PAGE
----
L3 Algorithm


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L3 is a method for creating demosaicking, denoising, and color transforms in an automated fashion for any CFA design.

Developing the image processing pipeline for a CFA design is ordinarily challenging because the designer must account for many aspects of the CFA, including its spatial, chromatic and overall sensitivity properties. L3 is a method to create the pipeline using learning procedures that balance the strengths and weaknesses of a particular CFA design. The learning is performed for specific images and sensor properties.

Because L3 is a computational procedure, it enables camera designers to test CFA ideas by rapidly prototype the CFA along with a camera model implemented in the ISET framework. This enables rapid testing CFA designs and CFA optimization for a particular application.

The method is named L3, which stands for Local, Linear, and Learned. The name highlights the core features of the method.


[edit] Overview

[edit] Local

The word Local has two meanings here. The first is that the algorithm is spatially localized meaning the values at each pixel in the final image is a function only of the CFA values in a local neighborhood centered at that pixel, which we shall call a patch. Although restricting the estimation locally ignores possible patterns or statistics in the CFA image that may be helpful in estimation, the local restriction significantly simplifies computation. With this approach, each output pixel can be processed independently and in parallel.

The second meaning of local is to highlight that the processing is adaptive to each particular patch. This is in contrast to global approaches where each patch is processed in an identical manner. Such global algorithms fail to sufficiently adapt to all features in the image and result in poor outputs. To be adaptive, each patch is classified into a predefined cluster. Similar patches are placed in the same cluster, and all patches in a cluster are processed in an identical manner. But patches in different clusters are processed differently.

[edit] Linear

The word Linear emphasizes that almost all of the calculations on each patch are linear. Such calculations are very fast to compute. Computation is very important when operating on modern images and videos where there are millions of pixels. Many published demosaicking and denoising algorithms have very high computational requirements that may be too expensive for many applications. Once a patch’s cluster is identified, a pre-computed linear filter is applied to the patch to obtain the estimates in the output image at the center pixel. Under certain assumptions, we can find the optimal linear filter for each cluster. These filters can also be optimized to be robust to the expected noise level of the patch.

[edit] Learned

We use the word Learned to explain that we determine how to successfully process images by extracting image statistics from a training set of images. Instead of relying on heuristics and general knowledge about images as is common in image processing, we use machine learning techniques to optimize the processing on our training set. As a result, the L3 approach allows one to automatically generate the processing pipeline for any CFA design or particular application. For applications where the images differ from typical consumer images, the specialized algorithms may have significantly improved performance compared to general algorithms. Specifically, the training set contains a collection of measurements that contain little or no noise and the corresponding desired output. We learn how to cluster patches from the training set. For each cluster, we use the Wiener filter to derive the optimal linear filters that will achieve the least error over all of the training patches that are in that cluster.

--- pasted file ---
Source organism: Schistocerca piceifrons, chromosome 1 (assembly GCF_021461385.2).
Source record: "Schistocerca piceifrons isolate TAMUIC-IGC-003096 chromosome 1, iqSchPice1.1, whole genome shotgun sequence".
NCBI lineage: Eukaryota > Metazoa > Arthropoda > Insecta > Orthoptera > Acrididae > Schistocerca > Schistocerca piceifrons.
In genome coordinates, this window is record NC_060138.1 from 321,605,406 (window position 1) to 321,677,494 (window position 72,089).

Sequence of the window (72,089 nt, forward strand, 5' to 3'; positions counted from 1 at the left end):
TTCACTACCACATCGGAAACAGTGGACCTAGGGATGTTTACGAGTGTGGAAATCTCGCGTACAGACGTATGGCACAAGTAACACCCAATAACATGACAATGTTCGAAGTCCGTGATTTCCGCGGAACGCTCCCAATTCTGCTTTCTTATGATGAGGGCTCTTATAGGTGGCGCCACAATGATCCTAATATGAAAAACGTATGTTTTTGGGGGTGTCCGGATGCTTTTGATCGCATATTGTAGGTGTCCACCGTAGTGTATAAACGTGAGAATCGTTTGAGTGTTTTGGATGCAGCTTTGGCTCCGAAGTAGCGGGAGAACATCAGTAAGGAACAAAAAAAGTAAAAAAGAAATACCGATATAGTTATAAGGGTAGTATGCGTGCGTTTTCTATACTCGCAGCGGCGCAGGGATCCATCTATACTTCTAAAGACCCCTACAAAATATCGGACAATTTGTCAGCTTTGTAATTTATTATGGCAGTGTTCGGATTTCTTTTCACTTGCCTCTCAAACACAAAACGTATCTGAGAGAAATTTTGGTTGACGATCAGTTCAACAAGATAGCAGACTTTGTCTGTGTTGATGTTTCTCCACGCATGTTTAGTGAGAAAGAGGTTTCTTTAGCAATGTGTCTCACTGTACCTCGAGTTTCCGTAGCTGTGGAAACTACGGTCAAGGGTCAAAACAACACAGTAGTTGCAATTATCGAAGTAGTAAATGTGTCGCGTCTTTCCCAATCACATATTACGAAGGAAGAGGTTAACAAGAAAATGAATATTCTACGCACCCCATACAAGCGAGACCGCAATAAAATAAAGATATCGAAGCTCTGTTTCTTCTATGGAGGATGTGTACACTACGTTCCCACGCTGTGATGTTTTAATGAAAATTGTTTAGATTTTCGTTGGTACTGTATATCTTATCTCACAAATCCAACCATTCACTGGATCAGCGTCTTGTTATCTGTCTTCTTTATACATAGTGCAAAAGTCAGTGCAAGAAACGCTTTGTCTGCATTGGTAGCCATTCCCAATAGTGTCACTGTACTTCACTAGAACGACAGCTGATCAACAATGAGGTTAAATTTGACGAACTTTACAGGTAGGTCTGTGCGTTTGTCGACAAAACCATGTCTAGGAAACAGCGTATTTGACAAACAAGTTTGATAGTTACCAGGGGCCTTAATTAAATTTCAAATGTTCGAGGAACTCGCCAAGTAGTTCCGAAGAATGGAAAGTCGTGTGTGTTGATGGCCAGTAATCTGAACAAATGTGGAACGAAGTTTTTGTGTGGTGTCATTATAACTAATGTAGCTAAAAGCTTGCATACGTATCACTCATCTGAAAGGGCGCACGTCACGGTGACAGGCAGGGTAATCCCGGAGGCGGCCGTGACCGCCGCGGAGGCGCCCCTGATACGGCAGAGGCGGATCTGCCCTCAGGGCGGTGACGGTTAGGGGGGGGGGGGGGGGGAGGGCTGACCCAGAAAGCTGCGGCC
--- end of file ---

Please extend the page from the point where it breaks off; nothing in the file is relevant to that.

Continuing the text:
[edit] Software download

Software can be checked out from the PDC Software respository pdcprojects/L3pipeline. To check out the code use

svn co https://white.stanford.edu/ee/pdcprojects/L3pipeline

[edit] L3 Software overview

The scripts for running L3 are divided into three parts. They are




More explanations will follow in time.

[edit] Creating the simulation data

This script generates the images that will be used for training the processing pipeline. The selection of the images - both their relative number and characteristics - influences the pipeline parameters.

These images are created by start with a calibrated multispectral representation of the scenes. Reconstructing these images is the target. We use ISET to build a camera model - either a perfect camera or noisy one - that produces training images that correspond to the original multispectral images. The algorithm pipeline is developed as a method that maps the simulated camera images into the (known) multispectral originals.


[edit] Learning the optimal filters

Then we learn the filters using


[edit] Reconstructing and evaluating

Then we simulate the noise, subsample according to the CFA, and then applies the L3 pipeline to generate the reconstructed image. This script also produces some error metrics.


[edit] L3 Projects

[edit] Patch luminance (Rahul)

Rahul Aggrawal worked with Steve Lansel to do a project analyzing some of the statistical properties of the algorithm. The results are summarized here.

[edit] Illuminant correction (Iretiayo, François)

Iretiayo Adegbola Akinola and François Germain worked with Steve Lansel and Qiyuan Tian to study illuminant correction transforms for L3. The preliminary project results from Winter 2014 is available here. Research conducted in Spring 2014 is summarized here .

[edit] References

Link to the OSA presentation Steve made goes here.

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